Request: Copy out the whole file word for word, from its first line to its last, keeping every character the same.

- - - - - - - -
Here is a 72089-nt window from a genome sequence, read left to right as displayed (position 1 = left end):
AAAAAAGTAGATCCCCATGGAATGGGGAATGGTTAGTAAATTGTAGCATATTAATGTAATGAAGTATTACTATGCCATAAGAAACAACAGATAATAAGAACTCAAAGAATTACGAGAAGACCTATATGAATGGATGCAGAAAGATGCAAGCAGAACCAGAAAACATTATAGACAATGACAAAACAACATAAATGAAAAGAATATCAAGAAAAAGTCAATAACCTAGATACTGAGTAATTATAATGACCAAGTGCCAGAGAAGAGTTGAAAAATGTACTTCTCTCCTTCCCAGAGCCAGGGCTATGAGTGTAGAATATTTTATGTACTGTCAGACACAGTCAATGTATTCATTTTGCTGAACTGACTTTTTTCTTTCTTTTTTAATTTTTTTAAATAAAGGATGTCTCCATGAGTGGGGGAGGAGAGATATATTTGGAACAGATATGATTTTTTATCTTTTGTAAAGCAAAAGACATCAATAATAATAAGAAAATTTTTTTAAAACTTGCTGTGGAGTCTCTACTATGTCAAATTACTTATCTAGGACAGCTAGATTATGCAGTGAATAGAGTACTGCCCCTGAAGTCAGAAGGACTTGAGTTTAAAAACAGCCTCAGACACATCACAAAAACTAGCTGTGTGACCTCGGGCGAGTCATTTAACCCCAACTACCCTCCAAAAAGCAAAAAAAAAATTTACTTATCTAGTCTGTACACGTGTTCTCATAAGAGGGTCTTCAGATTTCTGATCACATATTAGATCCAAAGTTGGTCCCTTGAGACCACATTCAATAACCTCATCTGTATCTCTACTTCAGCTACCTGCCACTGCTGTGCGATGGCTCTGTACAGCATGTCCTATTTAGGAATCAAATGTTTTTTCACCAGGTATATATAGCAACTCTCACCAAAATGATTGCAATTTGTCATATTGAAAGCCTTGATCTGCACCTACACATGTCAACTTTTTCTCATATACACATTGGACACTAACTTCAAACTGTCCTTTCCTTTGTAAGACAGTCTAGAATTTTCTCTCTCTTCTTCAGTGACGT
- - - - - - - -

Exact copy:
Here is a 72089-nt window from a genome sequence, read left to right as displayed (position 1 = left end):
AAAAAAGTAGATCCCCATGGAATGGGGAATGGTTAGTAAATTGTAGCATATTAATGTAATGAAGTATTACTATGCCATAAGAAACAACAGATAATAAGAACTCAAAGAATTACGAGAAGACCTATATGAATGGATGCAGAAAGATGCAAGCAGAACCAGAAAACATTATAGACAATGACAAAACAACATAAATGAAAAGAATATCAAGAAAAAGTCAATAACCTAGATACTGAGTAATTATAATGACCAAGTGCCAGAGAAGAGTTGAAAAATGTACTTCTCTCCTTCCCAGAGCCAGGGCTATGAGTGTAGAATATTTTATGTACTGTCAGACACAGTCAATGTATTCATTTTGCTGAACTGACTTTTTTCTTTCTTTTTTAATTTTTTTAAATAAAGGATGTCTCCATGAGTGGGGGAGGAGAGATATATTTGGAACAGATATGATTTTTTATCTTTTGTAAAGCAAAAGACATCAATAATAATAAGAAAATTTTTTTAAAACTTGCTGTGGAGTCTCTACTATGTCAAATTACTTATCTAGGACAGCTAGATTATGCAGTGAATAGAGTACTGCCCCTGAAGTCAGAAGGACTTGAGTTTAAAAACAGCCTCAGACACATCACAAAAACTAGCTGTGTGACCTCGGGCGAGTCATTTAACCCCAACTACCCTCCAAAAAGCAAAAAAAAAATTTACTTATCTAGTCTGTACACGTGTTCTCATAAGAGGGTCTTCAGATTTCTGATCACATATTAGATCCAAAGTTGGTCCCTTGAGACCACATTCAATAACCTCATCTGTATCTCTACTTCAGCTACCTGCCACTGCTGTGCGATGGCTCTGTACAGCATGTCCTATTTAGGAATCAAATGTTTTTTCACCAGGTATATATAGCAACTCTCACCAAAATGATTGCAATTTGTCATATTGAAAGCCTTGATCTGCACCTACACATGTCAACTTTTTCTCATATACACATTGGACACTAACTTCAAACTGTCCTTTCCTTTGTAAGACAGTCTAGAATTTTCTCTCTCTTCTTCAGTGACGT